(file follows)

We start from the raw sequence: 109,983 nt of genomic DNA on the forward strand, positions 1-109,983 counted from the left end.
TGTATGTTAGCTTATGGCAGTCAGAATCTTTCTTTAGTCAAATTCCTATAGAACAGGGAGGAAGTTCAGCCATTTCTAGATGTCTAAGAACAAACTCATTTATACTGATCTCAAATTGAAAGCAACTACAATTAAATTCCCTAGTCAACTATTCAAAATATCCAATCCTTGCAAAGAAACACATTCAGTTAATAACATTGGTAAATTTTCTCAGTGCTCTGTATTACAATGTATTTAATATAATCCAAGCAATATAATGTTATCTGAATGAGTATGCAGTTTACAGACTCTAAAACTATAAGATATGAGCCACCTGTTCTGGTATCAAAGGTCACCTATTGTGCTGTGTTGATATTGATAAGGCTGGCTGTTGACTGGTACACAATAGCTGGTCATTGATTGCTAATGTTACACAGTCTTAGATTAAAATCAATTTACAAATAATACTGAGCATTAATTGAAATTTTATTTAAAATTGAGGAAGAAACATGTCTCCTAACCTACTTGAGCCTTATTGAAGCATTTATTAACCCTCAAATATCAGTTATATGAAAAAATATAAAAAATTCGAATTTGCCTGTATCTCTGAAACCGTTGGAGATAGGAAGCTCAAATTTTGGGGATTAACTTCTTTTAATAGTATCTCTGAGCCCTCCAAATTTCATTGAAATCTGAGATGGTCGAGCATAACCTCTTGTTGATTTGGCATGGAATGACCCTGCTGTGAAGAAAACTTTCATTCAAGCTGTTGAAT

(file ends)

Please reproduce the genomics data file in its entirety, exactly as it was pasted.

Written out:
We start from the raw sequence: 109,983 nt of genomic DNA on the forward strand, positions 1-109,983 counted from the left end.
TGTATGTTAGCTTATGGCAGTCAGAATCTTTCTTTAGTCAAATTCCTATAGAACAGGGAGGAAGTTCAGCCATTTCTAGATGTCTAAGAACAAACTCATTTATACTGATCTCAAATTGAAAGCAACTACAATTAAATTCCCTAGTCAACTATTCAAAATATCCAATCCTTGCAAAGAAACACATTCAGTTAATAACATTGGTAAATTTTCTCAGTGCTCTGTATTACAATGTATTTAATATAATCCAAGCAATATAATGTTATCTGAATGAGTATGCAGTTTACAGACTCTAAAACTATAAGATATGAGCCACCTGTTCTGGTATCAAAGGTCACCTATTGTGCTGTGTTGATATTGATAAGGCTGGCTGTTGACTGGTACACAATAGCTGGTCATTGATTGCTAATGTTACACAGTCTTAGATTAAAATCAATTTACAAATAATACTGAGCATTAATTGAAATTTTATTTAAAATTGAGGAAGAAACATGTCTCCTAACCTACTTGAGCCTTATTGAAGCATTTATTAACCCTCAAATATCAGTTATATGAAAAAATATAAAAAATTCGAATTTGCCTGTATCTCTGAAACCGTTGGAGATAGGAAGCTCAAATTTTGGGGATTAACTTCTTTTAATAGTATCTCTGAGCCCTCCAAATTTCATTGAAATCTGAGATGGTCGAGCATAACCTCTTGTTGATTTGGCATGGAATGACCCTGCTGTGAAGAAAACTTTCATTCAAGCTGTTGAAT